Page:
This isolation may have reinforced her negative belief that people must be kept at arm’s length, congruent with the negative core belief that isolation brings about consonance for her. Sarah expressed that her social isolation was enforced because of favouritism that she felt was being thrust upon her. This workplace social exclusion made her feel more exposed and this triggered anxiety. Her feelings of isolation were also exacerbated by this perceived favouritism and thus an anxiety response and enforcing maintenance cycle was elicited. CBT was identified as a way to help her deal with her situation.

The interventions: behavioural and cognitive

Moorey (1996) recommends graded exposures to feared situations as a behavioural technique, aiming for successful habituation of the feared stimulus. A “downward arrow” technique and thought diary were cognitive approaches used to identify and test dysfunctional thoughts and beliefs.

Sarah’s initial belief was that she had hit a brick wall and was therefore unable to cope. Her negative thoughts became progressively worse to the extent that her initial thought of not coping culminated in worries about losing her job and being unable to support her family. In essence, her thoughts were not balanced; the initial thought did not equate to the latter thought. Through the understanding of the framework of the downward spiral technique, Sarah was able to recognise her particular negative thinking style: catastrophising.

Drilling down in this way helped Sarah and the OH practitioner become aware of these beliefs and thus they could be integrated into her therapeutic interventions. From that point, a series of achievable goals can be identified to make more significant and helpful behavioural changes

Downward arrow events

1. I have hit a brick wall and I cannot cope.
2. I might not be able to cope if I go back to work.
3. If I cannot cope, I might become ill again.
4. If I get ill again, I will have to go off sick.
5. Next time it will be worse and I will not ever be able to get back to work.
6. I will lose my job.
7. I will not be able to pay my mortgage.
8. I will lose my home.
9. I will not be able to support my family.

There are two components to CBT as an approach: the first is a cognitive approach considering thoughts and mental processes; and the second considers behaviour. Opinion has been divided among the cognitive and behaviour therapists as to whether or not behavioural changes come before cognitive changes or vice versa (Moorey 1996). Using “downward arrow events”, enabled Sarah to further understand why the feeling of not being able to cope had had such an impact.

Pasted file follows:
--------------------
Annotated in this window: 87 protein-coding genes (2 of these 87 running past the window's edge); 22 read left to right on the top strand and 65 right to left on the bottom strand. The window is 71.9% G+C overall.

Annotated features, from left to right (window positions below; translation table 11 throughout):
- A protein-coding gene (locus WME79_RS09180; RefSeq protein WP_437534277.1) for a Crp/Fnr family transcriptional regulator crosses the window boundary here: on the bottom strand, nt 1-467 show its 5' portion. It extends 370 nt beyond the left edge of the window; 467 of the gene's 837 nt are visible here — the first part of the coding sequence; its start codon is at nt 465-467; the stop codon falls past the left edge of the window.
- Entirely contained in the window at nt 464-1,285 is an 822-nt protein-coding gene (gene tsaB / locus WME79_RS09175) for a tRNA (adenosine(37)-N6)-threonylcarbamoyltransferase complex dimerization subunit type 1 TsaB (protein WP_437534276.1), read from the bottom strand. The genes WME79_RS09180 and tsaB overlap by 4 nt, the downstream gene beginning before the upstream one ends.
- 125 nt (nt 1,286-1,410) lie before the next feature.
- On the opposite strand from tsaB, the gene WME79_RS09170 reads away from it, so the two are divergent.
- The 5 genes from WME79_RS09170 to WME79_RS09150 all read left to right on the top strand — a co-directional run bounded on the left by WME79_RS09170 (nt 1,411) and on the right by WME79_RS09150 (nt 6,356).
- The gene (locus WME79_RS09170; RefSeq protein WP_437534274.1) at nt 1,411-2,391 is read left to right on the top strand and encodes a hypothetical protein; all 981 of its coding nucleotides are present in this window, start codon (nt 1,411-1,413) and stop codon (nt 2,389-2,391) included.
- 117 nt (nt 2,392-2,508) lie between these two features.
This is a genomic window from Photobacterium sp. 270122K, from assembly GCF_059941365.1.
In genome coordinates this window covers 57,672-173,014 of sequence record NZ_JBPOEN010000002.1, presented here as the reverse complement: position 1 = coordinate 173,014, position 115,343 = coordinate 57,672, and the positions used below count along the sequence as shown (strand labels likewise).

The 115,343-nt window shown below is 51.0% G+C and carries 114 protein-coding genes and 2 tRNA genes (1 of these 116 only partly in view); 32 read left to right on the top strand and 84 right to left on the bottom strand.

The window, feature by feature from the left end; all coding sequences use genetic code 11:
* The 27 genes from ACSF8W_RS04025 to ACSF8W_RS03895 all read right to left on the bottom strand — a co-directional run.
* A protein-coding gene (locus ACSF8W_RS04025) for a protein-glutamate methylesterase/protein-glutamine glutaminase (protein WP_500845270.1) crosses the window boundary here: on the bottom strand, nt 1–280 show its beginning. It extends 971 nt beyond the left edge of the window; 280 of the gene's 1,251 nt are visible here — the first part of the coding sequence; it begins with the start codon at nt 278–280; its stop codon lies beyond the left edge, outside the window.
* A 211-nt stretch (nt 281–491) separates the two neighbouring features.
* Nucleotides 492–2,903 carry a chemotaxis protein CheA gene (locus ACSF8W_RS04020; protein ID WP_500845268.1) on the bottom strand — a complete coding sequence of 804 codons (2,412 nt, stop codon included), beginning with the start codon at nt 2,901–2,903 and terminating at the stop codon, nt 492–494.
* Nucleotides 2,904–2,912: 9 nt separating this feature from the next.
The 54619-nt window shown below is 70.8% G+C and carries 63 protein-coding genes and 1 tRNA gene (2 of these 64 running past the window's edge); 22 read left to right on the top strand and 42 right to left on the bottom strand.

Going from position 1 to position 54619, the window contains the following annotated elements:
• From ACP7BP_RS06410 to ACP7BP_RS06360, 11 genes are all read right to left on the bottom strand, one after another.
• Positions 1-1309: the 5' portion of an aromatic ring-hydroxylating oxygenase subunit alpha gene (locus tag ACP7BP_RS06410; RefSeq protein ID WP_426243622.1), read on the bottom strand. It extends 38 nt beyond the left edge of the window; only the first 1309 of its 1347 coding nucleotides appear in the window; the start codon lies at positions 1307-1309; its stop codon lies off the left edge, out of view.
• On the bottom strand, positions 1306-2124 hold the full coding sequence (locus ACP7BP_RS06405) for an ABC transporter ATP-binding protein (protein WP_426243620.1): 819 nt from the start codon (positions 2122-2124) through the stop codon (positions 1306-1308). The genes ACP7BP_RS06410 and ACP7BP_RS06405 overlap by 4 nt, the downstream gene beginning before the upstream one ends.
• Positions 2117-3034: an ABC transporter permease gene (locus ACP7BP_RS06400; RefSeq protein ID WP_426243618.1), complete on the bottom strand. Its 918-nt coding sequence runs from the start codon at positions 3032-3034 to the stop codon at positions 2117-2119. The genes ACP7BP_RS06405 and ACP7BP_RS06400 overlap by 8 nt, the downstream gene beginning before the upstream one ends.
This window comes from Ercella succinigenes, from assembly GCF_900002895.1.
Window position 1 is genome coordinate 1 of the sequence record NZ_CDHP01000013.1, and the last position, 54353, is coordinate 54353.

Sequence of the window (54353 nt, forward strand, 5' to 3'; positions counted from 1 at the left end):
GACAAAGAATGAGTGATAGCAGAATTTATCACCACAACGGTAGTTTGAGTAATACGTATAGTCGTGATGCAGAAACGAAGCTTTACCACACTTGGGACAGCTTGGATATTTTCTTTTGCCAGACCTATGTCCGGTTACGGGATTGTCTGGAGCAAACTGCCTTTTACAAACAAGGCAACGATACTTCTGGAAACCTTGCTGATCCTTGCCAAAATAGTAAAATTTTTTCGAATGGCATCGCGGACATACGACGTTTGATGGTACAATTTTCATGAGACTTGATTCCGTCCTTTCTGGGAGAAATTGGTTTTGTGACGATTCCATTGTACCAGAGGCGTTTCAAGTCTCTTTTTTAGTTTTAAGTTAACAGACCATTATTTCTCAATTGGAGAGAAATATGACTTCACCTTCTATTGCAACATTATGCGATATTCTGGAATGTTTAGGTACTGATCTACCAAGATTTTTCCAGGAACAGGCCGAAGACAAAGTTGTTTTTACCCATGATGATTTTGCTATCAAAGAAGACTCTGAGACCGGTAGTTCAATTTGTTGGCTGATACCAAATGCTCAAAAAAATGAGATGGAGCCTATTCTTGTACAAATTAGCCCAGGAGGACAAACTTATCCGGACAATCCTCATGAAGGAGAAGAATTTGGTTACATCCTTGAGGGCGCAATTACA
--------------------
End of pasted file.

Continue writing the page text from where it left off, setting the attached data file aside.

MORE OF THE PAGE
As Sarah reflected on why she had felt so distressed, it became apparent that she was catastrophising her circumstances. She worried that negative thoughts could have an impact on her continued employment, resulting in a loss of income. She began to comprehend that isolated feelings of being unable to cope did not compute to losing her job and being unable to support her family. She realised that her thoughts were negative and unbalanced. She realised that her avoidant behaviour from work was fuelling the negative thought of being unable to cope; so she was avoiding work and thus avoiding the opportunity to prove to herself that she might be able to manage.

She set a goal to return to work by a specific date. Subsequently, a schedule was set up assisting her to achieve her goal that was specific, measurable, achievable, realistic and time orientated (SMART) (Wilday and Dovey 2005).

The first step was for Sarah to complete an anxiety baseline worksheet. She identified that her reluctance to even enter her work premises was the single most significant hurdle preventing her from returning to work.

A subjective units of distress scale (SUDS), incorporating a numerical scale for assessment of severity of intensity of emotions whereby 10 is the most severe and zero is the least (Dovey and Wilday, 2012). Sarah graded this trigger as an eight on the SUDS scale, which explained her avoidance of a return to work.

A graded exposure plan was formulated in order to achieve the SMART goal, enabling Sarah to enter her work premises. The exposure plan consisted of steps aimed at reducing her distress level.

Sarah maintained an exposure task record and SUDS diary with ongoing comments. She engaged very well throughout the process, culminating in an anxiety level of four out of 10 when she walked to the entrance of the building and was met by her manager. She gradually gained the confidence to overcome her reluctance to return as a result of this graded process.

She reflected on the significant reduction in her anxiety levels, recognising that this was the first step in her enabling herself to consider a phased RTW. Having managed to enter the workplace gave her confidence to take the next step of achieving a full RTW, accomplished in collaboration with her manager.

An effective return to her normal working hours and workload was achieved within a three-week period with the OH practitioner being on hand for further support. The success of this approach resulted from her active engagement with the behavioural and cognitive interventions and developing a good rapport between herself and the OH practitioner.


Airedale NHS Trust (2009). “How cognitive behavioural therapy and a stepped care approach to mental health was adapted and implemented for use in the Occupational Health Department”. NICE.

Beck AT, Emery G and Greenberg R (2005). “Anxiety disorders and phobias. A cognitive perspective”. 15th edition. Basic Books: United States of America.

Blenkiron P (1999). “Who is suitable for cognitive behavioral therapy”. Journal of the Royal Society of Medicine; vol.92, pp.222-228.

Butler G and McManus F (2000). “Psychology. A very short introduction”. Second edition. Oxford University Press: New York.

Dovey A and Wilday S (2012). “What is CBT?” Certificate in Cognitive Behavioural Skills for OH Professionals December 2011-March 2012, London

Hardy M and Heyes S (1999). “Beginning psychology. A comprehensive introduction to psychology”. Oxford University Press: New York.

McGinn LK and Sanderson WC (2001). “What allows cognitive behavioural therapy to be brief: overview, efficacy, and crucial factors facilitating brief treatment”. Clinical Psychology: Science and Practice; vol 8(1), pp.23-37.

Moorey S (1996). “Cognitive behaviour therapy for whom?” Advances in Psychiatric Treatment; vol.2, pp.17-23.

Wilday S and Dovey A (2005). “All in the mind?” Occupational Health, September, pp.25-28.

About Helena Brady and Anne Harriss

Helena Brady RN, BSc(Hons) OH Nursing, RSCPHN, is a senior occupational health nurse; and Anne Harriss MSc BEd RGN OHNC RSCPHN CMIOSH is associate professor and course director for occupational health nursing and workplace health management programmes at London South Bank University.